Tuesday, April 8, 2014

Reading: Island of the Blue Dolphins

Courtesy of www.amazon.com
Imagine living on an island by yourself where the only voices you hear for years are those of the wind and ocean waves.  This is the life of twelve-year-old Karana in Island of the Blue Dolphins.  Published in 1960 by Scott O’Dell, this Newbery Honor book that has been in publication for the last five decades is based on a true event. It follows twelve-year old Karana and her independent, isolated life on the Island of the Blue Dolphins and illustrates the importance of connectedness between people with animals and people with people.

Karana is a member of a Native-American tribe on the Island of the Blue Dolphins when the Aleut ship arrives to hunt otters.  After a battle ensues between her tribe and the Aleuts, leaving many of her tribe weakened or dead, they decide to travel in pursuit of a new, safe place to make their inhabitance.  When the ship begins to depart, Karana notices her younger brother running along the cliffs on the island after having gone back for his spear.  She bravely jumps into the ocean to save her little brother, and the two are left alone on the island.  Soon, he gets killed by a pack of wild dogs, and Karana seeks to kill the lead dog.  Instead, she ends up forming a close friendship with the dog and names him Rontu. 

The absence of people in this novel makes for an absence of dialogue.  Normally, I love reading dialogue and am displeased when I read a book without it.  However, Karana misses having conversations with people just as much as I miss reading about them!  This is evident when she is discovered by two peaceful men at the end of the novel; she says, “Though his words sounded the same as before and meant nothing to me, they now seemed sweet.  They were the sound of a human voice.  There is no sound like this in all the world” (171).  

Even though Karana misses her tribe and longs for interaction, the animals that she befriends still fill this absence in her heart.  After bringing Rontu into her home, she admits that she never realized how lonely she was before this friendship.  Later, she captures two birds and clips their wings so that they cannot fly away but must remain her “friends” instead.  While I do find the practice of clipping wings cruel, I realize that this was done intentionally to show how Karana yearned to make connections with others.  When the author uses the word “friends” in this situation, it reminds me that Karana is young and hopeful and still innocent.  While adults might look at birds to be, well, birds, Karana looks at them to be friends.  This is very child-like, and even though Karana is forced to mature and to be independent, her young tendencies will help young readers to relate to her.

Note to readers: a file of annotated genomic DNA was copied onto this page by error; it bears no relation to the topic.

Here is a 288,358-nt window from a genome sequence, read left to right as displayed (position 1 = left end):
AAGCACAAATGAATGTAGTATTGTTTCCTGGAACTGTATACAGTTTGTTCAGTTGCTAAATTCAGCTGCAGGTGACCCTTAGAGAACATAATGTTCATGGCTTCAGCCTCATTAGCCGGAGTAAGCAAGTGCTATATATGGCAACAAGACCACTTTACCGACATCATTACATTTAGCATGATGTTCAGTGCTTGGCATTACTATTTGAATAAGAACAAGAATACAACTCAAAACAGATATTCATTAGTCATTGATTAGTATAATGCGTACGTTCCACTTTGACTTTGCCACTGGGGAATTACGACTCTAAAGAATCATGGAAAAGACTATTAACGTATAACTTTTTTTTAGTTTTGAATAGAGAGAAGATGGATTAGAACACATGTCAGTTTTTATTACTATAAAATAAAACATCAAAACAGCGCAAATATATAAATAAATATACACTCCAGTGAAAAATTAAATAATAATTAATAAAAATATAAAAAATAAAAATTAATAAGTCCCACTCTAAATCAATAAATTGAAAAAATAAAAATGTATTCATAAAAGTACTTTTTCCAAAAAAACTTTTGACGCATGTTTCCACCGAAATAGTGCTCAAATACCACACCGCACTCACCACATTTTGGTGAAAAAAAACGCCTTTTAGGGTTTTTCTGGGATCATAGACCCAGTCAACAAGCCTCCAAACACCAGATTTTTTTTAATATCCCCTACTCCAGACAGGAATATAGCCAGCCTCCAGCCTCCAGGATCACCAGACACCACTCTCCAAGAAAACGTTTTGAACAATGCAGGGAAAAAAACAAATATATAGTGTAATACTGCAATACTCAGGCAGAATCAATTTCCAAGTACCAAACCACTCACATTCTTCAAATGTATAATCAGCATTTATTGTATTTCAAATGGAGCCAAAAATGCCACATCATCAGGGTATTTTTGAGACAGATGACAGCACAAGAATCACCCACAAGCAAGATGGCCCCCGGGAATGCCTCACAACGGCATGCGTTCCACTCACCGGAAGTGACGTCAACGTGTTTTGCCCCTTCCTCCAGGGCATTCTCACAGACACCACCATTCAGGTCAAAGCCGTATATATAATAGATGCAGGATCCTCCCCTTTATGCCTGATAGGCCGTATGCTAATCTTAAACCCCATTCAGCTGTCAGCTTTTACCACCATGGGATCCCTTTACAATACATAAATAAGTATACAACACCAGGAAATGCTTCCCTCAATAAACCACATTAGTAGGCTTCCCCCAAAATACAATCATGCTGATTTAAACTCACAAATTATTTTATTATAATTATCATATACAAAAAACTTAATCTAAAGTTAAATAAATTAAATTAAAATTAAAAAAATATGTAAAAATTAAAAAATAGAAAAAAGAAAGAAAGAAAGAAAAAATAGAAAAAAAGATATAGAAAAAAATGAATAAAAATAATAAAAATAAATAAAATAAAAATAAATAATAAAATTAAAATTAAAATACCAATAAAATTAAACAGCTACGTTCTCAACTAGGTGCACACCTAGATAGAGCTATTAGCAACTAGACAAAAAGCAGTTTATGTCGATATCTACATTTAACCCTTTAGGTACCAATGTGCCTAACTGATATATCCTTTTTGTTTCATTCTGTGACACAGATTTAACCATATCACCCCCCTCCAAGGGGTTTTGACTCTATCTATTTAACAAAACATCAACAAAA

While on the island, Karana also saves the live of an injured sea otter.  Afterwards, she pledges never to hurt another animal again.  “Animals and birds ate like people, too, though they do not talk the same or do the same things,” she says.  “Without them, the earth would be an unhappy place” (149).

I value this message that the author is trying to convey, especially since Karana doesn’t initially feel this way.  She is from a tribe that did hunt animals and even used animal skins to create clothing and jewelry not so long ago.  But when she realizes how much companionship the animals do provide her, she decides to change for the sake of what she feels is right!  This is just one of the reasons Karana is a role model.  Her intelligence (so many survival tactics) and loyalty (she did jump ship for her brother’s sake, after all) also make Karana a literary role model for young readers.

Island of Blue Dolphins is also an interesting read because it is based on a true account that the author details in his author’s note.  The island is based on San Nicolas island off the coast of Santa Barbara, and Karana is a fictionalized name for The Lost Woman of San Nicolas.  The woman lived on the island by herself from 1835 to 1853.  When she was discovered on the island, there was a dog by her side, and nobody could communicate with her since she was the last of her tribe to have survived.  She was taken to Santa Barbara and reported to be very friendly; however, she soon died of illness. Artifacts of the woman and island are housed in the Southwest Museum in Los Angeles. 

I am so perplexed that this novel is based on a real account and have so many questions!  Why was she left behind on the island in the first place?  Did she voluntarily leave the island with the men, or were they plotting to have her removed to use the island for their own benefit?  What happened to the rest of her tribe?  And what was her real name?  Does the island still exist today, or was it washed back into the sea?  If it does still exist, is it being used for anything?  Young readers of this book will have many questions themselves, and research can be taken to try to answer them!  After reading this book, there is certainly research that I plan to do!  (In fact, I have already googled “the lost woman of san nicolas’ cormorant skirt,” which was reportedly sent to a museum in Rome.) 

Although much remains unknown about The Lost Woman of San Nicolas, Scott O’Dell’s novel is a tribute to the last member of the tribe.  To check it out for yourself, visit your local library.  And for more information about the real San Nicolas Island, visit this website!

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